A leading multi-state operator (MSO) saw its shares stumble last week after reporting a lack of revenue growth in its most recent quarterly financial report.
This past week also brought a name change for a struggling Canadian cannabis producer trying to find a new identity. Keep reading to find out more cannabis highlights from the past five days.
Green Thumb shares drop on recent quarterly results
In its Q1 financial report, Green Thumb Industries (CSE:GTII,OTCQX:GTBIF) shared an increase in year-over-year revenue, but revealed that its performance was flat compared to Q4 2021.
“As I have said before, growth is not linear and there will be quarter-to-quarter fluctuations depending on when new markets open to adult-use sales as well as the timing of our infrastructure investments,” Ben Kovler, Green Thumb’s founder and CEO, said in a statement to investors.
The cannabis firm reported a US$242.6 million revenue line for its most recent quarter, while in its previous quarter revenue came in slightly higher at US$243.6 million. As for its net income, which is still a rarity to see in the cannabis market, Green Thumb reported US$28.9 million, or US$0.12 per basic and diluted share.
The company celebrated its operations across 15 state markets, but pointed in particular to the opening of adult-use sales in New Jersey as a catalyst moving forward.
“Our preparations in New Jersey positioned us well for demand on Day One, and we feel confident in our playbook for future adult-use transitions,” the Green Thumb executive said.
At the end of the quarter, the MSO was managing 76 active cannabis stores across the US.
Shares of Green Thumb took a hit following the release of its latest financials. Last Wednesday (May 4), the company finished the trading day with a nearly 2 percent decline for a price per share of C$16.30.
Since then, the company, which is valued at over US$3 billion, has continued to trend downward. As of last Friday’s (May 6) opening bell, the company was down 7.28 percent at a price point of C$15.40.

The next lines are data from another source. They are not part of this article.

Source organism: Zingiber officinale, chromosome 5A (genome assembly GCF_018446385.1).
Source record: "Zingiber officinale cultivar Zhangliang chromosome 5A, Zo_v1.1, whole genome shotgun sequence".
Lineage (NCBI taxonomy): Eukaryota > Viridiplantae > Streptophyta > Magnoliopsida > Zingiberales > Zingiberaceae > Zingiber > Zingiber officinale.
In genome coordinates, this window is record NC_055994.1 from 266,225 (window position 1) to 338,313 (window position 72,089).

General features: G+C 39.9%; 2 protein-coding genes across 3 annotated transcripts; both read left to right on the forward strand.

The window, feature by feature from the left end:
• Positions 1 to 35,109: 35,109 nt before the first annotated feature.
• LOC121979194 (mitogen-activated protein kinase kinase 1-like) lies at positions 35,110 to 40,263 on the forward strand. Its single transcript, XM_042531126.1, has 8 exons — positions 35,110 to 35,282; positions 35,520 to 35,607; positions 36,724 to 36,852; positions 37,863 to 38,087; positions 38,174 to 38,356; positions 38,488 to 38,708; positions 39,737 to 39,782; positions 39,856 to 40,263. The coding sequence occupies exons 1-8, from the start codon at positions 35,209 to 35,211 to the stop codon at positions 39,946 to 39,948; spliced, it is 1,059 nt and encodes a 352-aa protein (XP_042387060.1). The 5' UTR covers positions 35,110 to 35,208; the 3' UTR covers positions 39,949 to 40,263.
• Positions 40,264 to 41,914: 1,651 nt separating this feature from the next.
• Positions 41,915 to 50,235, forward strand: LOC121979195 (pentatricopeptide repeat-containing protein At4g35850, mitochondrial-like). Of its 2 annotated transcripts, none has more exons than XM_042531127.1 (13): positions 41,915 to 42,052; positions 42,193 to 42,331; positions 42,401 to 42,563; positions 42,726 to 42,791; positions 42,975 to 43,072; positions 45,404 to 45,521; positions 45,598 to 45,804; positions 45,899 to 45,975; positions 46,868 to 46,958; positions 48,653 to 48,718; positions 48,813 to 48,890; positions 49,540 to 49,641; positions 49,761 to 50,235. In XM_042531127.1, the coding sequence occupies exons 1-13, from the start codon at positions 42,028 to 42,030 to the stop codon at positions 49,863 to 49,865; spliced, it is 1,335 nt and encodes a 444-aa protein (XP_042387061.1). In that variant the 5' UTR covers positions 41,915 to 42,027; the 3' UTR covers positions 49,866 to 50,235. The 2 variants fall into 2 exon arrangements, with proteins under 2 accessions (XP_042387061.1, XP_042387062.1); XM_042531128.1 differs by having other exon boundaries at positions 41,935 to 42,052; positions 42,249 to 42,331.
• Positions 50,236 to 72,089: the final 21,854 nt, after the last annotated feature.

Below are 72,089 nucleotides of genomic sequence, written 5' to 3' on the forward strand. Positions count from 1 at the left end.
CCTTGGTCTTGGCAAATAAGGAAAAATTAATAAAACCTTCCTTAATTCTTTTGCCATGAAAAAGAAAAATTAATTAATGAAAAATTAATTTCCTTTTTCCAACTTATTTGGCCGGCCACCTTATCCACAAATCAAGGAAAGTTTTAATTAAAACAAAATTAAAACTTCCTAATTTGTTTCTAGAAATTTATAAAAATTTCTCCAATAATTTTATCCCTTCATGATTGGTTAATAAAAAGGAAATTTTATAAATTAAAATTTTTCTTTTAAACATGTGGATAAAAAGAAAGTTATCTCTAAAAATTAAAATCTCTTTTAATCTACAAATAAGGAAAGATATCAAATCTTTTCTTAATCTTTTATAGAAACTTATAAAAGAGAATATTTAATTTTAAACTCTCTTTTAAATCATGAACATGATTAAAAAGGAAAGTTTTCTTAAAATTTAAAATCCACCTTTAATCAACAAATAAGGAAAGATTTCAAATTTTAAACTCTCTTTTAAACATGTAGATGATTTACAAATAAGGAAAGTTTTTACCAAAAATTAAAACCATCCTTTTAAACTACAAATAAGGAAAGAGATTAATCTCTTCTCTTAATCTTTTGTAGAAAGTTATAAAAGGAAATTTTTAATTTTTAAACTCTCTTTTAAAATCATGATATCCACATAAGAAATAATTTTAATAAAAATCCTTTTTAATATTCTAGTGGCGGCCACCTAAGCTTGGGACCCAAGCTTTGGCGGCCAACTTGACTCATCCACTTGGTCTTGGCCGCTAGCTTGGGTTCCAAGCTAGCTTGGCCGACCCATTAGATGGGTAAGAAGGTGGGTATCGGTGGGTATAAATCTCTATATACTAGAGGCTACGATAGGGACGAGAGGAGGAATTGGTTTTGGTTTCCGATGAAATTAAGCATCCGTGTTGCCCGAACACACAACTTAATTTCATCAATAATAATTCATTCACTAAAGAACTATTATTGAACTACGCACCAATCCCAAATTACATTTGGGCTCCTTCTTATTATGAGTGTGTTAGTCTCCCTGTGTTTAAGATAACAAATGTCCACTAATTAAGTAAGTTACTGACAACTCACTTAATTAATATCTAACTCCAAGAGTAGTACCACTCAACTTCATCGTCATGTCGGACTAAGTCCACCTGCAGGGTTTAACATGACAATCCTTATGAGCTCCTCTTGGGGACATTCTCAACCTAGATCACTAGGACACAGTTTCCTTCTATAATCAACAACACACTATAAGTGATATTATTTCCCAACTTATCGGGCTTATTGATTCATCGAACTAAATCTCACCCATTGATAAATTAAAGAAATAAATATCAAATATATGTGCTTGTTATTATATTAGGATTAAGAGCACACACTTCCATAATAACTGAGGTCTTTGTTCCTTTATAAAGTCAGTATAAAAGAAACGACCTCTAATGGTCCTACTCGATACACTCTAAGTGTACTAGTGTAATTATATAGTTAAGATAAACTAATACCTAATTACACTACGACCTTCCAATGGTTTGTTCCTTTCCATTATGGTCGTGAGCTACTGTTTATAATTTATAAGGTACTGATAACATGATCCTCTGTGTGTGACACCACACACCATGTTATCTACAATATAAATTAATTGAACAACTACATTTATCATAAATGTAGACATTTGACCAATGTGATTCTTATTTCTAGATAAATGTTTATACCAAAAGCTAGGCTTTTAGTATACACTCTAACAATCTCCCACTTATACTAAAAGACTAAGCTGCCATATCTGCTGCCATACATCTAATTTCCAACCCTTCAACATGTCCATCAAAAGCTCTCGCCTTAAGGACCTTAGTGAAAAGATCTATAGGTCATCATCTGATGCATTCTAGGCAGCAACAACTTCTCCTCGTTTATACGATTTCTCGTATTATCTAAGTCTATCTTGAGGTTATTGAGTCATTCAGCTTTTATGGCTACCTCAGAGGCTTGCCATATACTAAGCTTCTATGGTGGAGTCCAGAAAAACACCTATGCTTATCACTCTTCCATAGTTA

CannTrust goes for a change in identity
The scandalous case of CannTrust Equity has begun a new chapter as the company enters the next stage of its attempt to return to the market.
It was announced this past week that the firm will begin going by the name Phoena Holdings.
CannTrust is now owned by Netherlands-based private equity firm Kenzoll, which has a 90 percent stake in the company. The same equity investor gave the company a C$17 million infusion in order to relieve CannTrust from creditor protection earlier this year.
According to the Canadian Press, the firm will attempt to obtain a securities listing in the near future.
CannTrust has carried the weight of the most shocking development in the emerging regulated Canadian cannabis industry: Health Canada flagged the firm for growing operations in unlicensed rooms at its Ontario facility.
The revelation led to executive turnover, charges from the Ontario Securities Commission and a serious downturn for the cannabis producer, which at the time was listed on the New York Stock Exchange.
Cannabis company news
- Tetra Bio-Pharma (TSX:TBP,OTCQB:TBPMF) confirmed a new research and development partnership with Cannvalate, a medical cannabis company based in Australia, alongside a private placement worth C$7.5 million from its new partner. The purpose of the deal is for the company to pursue medical cannabis drug candidate trials in Australia.
- Akanda (NASDAQ:AKAN) secured its acquisition of Holigen, a Europe-based cannabis genetics firm held by the Flowr Corporation (TSXV:FLWR,OTC Pink:FLWPF). The deal was completed with payment of C$3.75 million, 1.9 million shares of the firm and the assumption of US$4.3 million in debt. Akanda also purchased C$1 million worth of Flowr shares. Akanda has already given Holigen US$678,000 for operational needs.
- Halo Collective (NEO:HALO,OTCQB:HCANF) plans to divest control of several technology-related interests and assets to its subsidiary Halo Tek.
- HEXO (NASDAQ:HEXO,TSX:HEXO) installed an at-the-market equity program in order to issue and sell up to US$40 million worth of company shares. The decision is based on a previous agreement with boutique banker Canaccord Genuity. This deal effectively replaces the previously announced offering from the company worth C$150 million.
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Securities Disclosure: I, Bryan Mc Govern, hold no direct investment interest in any company mentioned in this article.